Beth Steel benefits coalition to dissolve

REBCO represented retired salaried staff

December 29, 2006|By Jeanne Bonner | Jeanne Bonner,Morning Call

BETHLEHEM, Pa. -- An organization that represented thousands of Bethlehem Steel's retired salaried employees will cease to exist this week after nearly 20 years in operation.

The Retired Employees' Benefits Coalition, which at its height represented 13,000 salaried retirees of the defunct steel giant and their spouses, will voluntarily dissolve by Sunday, the last day of the year. Former Bethlehem Steel executives formed the organization in 1987 to create a unified voice for the company's retired salaried workers after a wave of bankruptcy filings hit the steel industry.

REBCO was not a union and did not have collective bargaining power. Nonetheless, the founders hoped the nonprofit organization would provide support and lobbying muscle for former salaried workers, not unlike the way the United Steelworkers fought for hourly union employees.

Ultimately, Bethlehem Steel, which once employed 26,500 steelworkers at its Sparrows Point mill in Baltimore County, did not file for bankruptcy until 2001, 14 years after the formation of REBCO. But the organization fought for benefit and pension law reform in the interim years and since 2002 has helped retirees navigate changes to their pension benefits and Medicare.

"We did not have anything comparable for salaried retirees and we thought that would put salaried employees at a disadvantage in a bankruptcy filing," said Bruce Davis, REBCO's chief counsel and its de facto spokesman.

Bethlehem Steel fell on hard times beginning in the 1980s, as a result of high labor costs, bad management decisions, outdated technology and foreign competition.

When Bethlehem Steel filed for bankruptcy, it had about 95,000 retirees and dependents. While REBCO's counsel was based in Bethlehem, the organization's leadership toured the country, holding information sessions wherever there were concentrations of Steel retirees.

"Without a doubt, it was the one thing that helped the salaried retirees obtain the knowledge they needed," said former Sparrows Point general manager Russell Jones of Ruxton, who oversaw 18,000 employees in Bethlehem's heyday. The plant now employs less than 2,500. A past president of REBCO, Jones estimates there are about 1,500 Bethlehem salaried retirees and spouses still in the Baltimore area.

The organization was instrumental in fighting on behalf of retirees when the company turned its pension obligations over to a federal agency, and later ceased paying for retiree health insurance.

The Pension Benefit Guaranty Corp. took over Bethlehem Steel's pension plan in December 2002, creating at the time the largest pension bailout in history. In March 2003, Bethlehem Steel ceased paying for health-care benefits about two months earlier than expected.

Davis said that when the news broke about the end of retiree health care, calls began to pour into his office from around the country. At one point, his office was fielding 40 calls an hour.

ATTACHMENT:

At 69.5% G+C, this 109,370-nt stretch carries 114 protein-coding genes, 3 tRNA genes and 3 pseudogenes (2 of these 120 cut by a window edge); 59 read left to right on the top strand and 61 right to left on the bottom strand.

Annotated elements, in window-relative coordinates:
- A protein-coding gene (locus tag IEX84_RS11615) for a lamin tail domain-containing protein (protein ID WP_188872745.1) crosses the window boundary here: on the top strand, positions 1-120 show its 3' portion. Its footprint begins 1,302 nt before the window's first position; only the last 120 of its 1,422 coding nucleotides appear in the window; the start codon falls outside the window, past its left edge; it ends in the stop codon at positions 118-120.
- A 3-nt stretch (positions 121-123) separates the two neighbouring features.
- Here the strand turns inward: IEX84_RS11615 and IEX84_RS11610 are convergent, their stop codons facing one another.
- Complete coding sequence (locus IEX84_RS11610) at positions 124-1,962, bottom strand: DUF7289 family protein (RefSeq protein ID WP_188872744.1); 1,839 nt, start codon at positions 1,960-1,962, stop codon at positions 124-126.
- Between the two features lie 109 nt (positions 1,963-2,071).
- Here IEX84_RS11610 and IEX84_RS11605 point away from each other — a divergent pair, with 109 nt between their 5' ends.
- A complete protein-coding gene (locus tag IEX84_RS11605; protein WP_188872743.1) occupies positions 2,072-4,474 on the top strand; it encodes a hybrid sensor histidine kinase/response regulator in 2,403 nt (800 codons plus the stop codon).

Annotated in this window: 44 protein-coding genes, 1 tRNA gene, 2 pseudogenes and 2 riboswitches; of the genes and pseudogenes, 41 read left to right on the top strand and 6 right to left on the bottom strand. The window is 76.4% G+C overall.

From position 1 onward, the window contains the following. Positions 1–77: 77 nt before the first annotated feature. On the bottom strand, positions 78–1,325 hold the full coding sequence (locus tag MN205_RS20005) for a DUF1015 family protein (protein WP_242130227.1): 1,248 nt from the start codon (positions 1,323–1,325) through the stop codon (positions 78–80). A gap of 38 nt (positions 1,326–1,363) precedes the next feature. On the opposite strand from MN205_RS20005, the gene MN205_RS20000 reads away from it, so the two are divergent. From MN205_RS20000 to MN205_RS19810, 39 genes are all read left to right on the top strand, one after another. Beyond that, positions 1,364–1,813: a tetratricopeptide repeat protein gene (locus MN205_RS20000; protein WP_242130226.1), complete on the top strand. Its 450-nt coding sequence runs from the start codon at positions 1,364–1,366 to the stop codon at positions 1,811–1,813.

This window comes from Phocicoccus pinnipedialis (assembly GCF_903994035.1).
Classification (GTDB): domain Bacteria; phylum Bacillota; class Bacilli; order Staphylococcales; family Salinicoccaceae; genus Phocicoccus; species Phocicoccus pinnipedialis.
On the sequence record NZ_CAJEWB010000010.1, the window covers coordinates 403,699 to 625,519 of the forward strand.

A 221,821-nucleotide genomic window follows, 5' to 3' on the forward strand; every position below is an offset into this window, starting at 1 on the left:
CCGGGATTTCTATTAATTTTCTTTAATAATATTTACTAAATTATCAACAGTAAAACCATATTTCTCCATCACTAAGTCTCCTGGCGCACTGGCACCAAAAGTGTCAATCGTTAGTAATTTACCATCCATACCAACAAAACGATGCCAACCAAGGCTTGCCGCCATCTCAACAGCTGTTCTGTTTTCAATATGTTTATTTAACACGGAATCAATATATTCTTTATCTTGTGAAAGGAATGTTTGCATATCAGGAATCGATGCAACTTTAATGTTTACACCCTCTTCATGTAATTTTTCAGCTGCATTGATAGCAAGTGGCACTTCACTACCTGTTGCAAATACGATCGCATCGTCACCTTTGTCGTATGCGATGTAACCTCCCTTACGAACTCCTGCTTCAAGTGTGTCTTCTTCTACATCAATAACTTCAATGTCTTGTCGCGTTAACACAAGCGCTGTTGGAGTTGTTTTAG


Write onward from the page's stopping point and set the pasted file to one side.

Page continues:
"The first question was, `Did I hear right?' We said, `Yes.' And then they said, `What do I do?'" Davis said.

Members point to the organization's regular newsletters as one of REBCO's greatest accomplishments.

"It kept the members informed relative to a whole host of problems they were concerned about," said current REBCO President Fred Harvey, who had been the general manager of the company's Bethlehem plant.

Harvey, 78, who retired in 1982, added, "REBCO had people who had the answers for our members."

The organization also lobbied for new pension legislation that will ensure that companies fully fund their pensions, and will increase contributions to the PBGC. The legislation was signed into law by President Bush in November.

Changes to Medicare's prescription drug plan has kept REBCO busy for the past few years, but those calls have dwindled, said Conrad Poniatowski, a former REBCO board member who lives in Lutherville.

"Once [Bethlehem] went bankrupt, we knew we were on a limited timetable," said Poniatowski, who retired as a senior manager at Sparrows Point in 2001 after designing its cold mill. "There's really nothing left for us to do. To maintain an office, an administrator and an attorney doesn't make sense."

The organization has paid its way through annual dues from members. Davis said dues were initially about $20 a year per family. More recently, members have paid about $10 a year. REBCO stopped collecting dues this year with an eye toward dissolving the organization, Davis said. The remaining dues money will be donated to a charity that trains guide dogs for the disabled.

Davis, Bethlehem Steel's former counsel who has run REBCO from his law firm, said he will work on the organization's behalf for the balance of the week. And then next week, he won't.

"I think a lot of people are sorry to see it go, but I have to say to you, what's the point of keeping it open?" Harvey said. "We have accomplished what we wanted to do. We got the pension squared away with PBGC. We got Medicare squared away for our members."

Jeanne Bonner writes for The Morning Call in Allentown, Pa.

Sun reporter Allison Connolly contributed to this article.

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